Definition of inboard in English:


adjective & adverb

  • 1Within a ship, aircraft, or vehicle.

    as adverb ‘the spray was coming inboard now’
    as adjective ‘the uncovered inboard engine’
    • ‘The report says those who may have been exposed are personnel who worked in the inboard underwing and the engine/undercarriage zones of the aircraft.’
    • ‘Unfortunately, there was no inboard computer.’
    • ‘Among the worst offences were falling asleep on duty, refusing to follow orders, or ‘unclean behaviour’ - such as relieving bodily functions inboard, rather than using the rudimentary toilet facilities.’
    • ‘The speed is a result of their unusual design, and their horsepower - three 90-hp outboard motors (ship tenders have inboard engines and are not built for speed).’
    • ‘When changing the oil in two inboard engines and a generator requires a human being with the arms of an orangutan and the I.Q. of a genius, something is wrong.’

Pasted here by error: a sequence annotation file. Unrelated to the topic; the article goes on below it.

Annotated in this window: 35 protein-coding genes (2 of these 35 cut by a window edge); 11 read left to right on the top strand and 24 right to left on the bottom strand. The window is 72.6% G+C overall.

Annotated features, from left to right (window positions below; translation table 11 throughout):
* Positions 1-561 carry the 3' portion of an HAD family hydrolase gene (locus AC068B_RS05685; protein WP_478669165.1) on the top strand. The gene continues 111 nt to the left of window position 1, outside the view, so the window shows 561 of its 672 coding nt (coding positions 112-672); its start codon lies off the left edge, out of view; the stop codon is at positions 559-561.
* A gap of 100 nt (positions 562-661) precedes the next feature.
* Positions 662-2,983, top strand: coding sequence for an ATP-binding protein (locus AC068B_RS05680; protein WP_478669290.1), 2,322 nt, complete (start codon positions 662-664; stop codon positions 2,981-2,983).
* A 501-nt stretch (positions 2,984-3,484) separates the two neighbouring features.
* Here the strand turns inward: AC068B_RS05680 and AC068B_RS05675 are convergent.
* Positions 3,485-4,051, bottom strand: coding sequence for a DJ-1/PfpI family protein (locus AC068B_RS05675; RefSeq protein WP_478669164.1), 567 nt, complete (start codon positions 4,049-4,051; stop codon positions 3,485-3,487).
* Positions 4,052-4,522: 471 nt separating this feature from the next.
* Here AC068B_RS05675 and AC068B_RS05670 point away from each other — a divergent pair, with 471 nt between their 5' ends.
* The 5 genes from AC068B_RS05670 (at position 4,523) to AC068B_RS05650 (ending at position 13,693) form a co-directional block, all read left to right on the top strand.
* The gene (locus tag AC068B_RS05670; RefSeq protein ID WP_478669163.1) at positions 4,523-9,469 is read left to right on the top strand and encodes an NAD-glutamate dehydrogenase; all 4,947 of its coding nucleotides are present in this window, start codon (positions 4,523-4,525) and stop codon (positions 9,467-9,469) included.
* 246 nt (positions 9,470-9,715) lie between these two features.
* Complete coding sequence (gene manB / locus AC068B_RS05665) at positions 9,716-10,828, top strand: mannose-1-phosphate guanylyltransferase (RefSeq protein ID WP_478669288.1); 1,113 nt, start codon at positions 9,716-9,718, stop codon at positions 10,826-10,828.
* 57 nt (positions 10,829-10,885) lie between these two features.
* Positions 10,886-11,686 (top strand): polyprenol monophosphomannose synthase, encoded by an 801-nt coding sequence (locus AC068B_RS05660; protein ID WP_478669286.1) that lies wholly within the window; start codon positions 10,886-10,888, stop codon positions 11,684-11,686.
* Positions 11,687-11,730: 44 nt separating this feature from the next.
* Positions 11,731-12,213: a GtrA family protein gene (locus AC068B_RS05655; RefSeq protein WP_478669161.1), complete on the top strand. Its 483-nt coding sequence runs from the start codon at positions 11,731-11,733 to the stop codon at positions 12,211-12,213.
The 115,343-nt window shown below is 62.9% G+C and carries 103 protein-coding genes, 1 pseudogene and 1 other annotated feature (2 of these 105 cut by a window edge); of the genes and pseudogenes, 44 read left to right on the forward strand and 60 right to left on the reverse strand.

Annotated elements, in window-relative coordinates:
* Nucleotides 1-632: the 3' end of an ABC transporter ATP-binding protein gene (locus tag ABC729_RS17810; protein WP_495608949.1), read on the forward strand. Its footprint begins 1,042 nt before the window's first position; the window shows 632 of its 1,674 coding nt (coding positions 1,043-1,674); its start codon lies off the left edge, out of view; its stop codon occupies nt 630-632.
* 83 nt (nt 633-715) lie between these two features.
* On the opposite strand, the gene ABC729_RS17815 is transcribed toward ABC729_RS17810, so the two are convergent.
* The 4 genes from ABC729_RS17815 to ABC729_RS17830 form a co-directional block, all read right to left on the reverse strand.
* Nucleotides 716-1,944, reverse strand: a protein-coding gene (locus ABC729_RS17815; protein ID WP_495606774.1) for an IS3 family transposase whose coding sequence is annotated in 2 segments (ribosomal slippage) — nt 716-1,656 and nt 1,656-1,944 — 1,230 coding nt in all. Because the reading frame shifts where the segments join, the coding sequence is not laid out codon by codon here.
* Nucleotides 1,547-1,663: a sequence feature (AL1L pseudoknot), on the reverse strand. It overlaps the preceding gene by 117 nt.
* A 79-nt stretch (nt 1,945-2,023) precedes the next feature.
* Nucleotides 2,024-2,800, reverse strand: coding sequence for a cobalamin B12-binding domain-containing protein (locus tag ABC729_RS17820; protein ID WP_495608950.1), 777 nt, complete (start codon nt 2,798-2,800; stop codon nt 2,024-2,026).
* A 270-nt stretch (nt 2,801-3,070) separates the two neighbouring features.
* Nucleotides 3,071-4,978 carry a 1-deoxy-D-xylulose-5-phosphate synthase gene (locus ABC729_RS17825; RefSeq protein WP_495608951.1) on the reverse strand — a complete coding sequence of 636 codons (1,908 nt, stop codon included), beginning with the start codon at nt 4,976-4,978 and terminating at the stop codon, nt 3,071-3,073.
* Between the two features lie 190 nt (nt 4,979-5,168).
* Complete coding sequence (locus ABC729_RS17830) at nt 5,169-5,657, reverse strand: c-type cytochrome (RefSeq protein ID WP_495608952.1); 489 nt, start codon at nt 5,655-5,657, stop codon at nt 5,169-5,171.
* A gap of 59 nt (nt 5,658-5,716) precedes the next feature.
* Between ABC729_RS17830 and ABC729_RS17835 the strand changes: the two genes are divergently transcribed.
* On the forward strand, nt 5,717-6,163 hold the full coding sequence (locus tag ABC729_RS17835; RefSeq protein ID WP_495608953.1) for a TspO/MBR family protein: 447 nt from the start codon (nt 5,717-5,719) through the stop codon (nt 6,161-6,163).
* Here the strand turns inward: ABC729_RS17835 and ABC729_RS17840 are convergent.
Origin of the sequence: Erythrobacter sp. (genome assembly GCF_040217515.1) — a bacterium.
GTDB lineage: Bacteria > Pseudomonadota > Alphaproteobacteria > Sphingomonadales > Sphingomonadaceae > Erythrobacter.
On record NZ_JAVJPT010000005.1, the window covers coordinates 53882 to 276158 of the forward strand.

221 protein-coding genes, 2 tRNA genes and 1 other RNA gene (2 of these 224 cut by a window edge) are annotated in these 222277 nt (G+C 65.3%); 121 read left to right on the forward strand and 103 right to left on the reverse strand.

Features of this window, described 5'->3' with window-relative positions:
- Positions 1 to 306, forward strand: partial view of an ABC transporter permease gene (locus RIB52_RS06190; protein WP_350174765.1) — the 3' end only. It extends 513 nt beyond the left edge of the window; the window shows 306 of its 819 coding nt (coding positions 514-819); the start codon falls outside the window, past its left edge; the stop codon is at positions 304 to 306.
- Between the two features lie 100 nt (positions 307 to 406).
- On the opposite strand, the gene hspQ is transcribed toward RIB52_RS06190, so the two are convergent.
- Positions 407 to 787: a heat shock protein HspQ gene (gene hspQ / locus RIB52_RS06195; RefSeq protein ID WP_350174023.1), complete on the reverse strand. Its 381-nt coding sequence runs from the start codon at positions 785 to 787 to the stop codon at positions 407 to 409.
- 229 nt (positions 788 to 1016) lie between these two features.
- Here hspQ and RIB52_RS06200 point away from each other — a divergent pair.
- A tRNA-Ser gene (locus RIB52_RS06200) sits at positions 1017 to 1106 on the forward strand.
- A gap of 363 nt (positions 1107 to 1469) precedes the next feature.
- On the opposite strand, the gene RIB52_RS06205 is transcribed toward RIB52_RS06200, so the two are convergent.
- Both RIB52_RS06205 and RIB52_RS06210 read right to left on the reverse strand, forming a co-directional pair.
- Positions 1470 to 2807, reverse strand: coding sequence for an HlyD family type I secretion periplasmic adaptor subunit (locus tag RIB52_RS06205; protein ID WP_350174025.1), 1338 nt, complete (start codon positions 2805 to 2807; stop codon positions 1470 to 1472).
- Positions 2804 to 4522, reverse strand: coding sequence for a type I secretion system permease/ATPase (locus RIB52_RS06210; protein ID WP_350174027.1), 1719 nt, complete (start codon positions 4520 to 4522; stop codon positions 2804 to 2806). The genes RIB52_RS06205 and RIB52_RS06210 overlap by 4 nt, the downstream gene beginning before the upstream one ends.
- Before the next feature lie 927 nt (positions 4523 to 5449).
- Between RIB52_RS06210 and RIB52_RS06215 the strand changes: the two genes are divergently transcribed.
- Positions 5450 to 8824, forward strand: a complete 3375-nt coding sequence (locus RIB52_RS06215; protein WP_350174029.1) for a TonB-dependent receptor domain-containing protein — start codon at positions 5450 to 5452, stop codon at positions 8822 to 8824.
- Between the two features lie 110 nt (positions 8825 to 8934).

• ‘Under an ongoing joint research program of the marine industry, engine manufacturers, the Coast Guard, EPA and California, catalyst technology has so far only been tested on freshwater sterndrive and inboard engines.’
    • ‘But before the couple arrived in Northern California, life on the water meant an afternoon with an inboard motor and a pair of skis.’
    • ‘Smoke starts trailing him from his right inboard engine.’
    • ‘We were lucky that in both cases neither the inboard or outboard engines hit the deer.’
    • ‘Rob reduced the thrust in the right inboard engine slightly.’
    • ‘With the exception of a one-year full warranty on base inboard engines sold by Marine Power, all engine makers offer ‘limited warranties’ on their products.’
    • ‘Most Bertram 31s were powered by two 330-hp Mercury Marine inboard engines.’
    • ‘A new departure of the company is the stocking of inboard Yanmar and Mercruiser diesel engines.’
    • ‘But according to Mercury Marine, only about half the sterndrive and inboard engines its sells come equipped with EFI, largely due to cost.’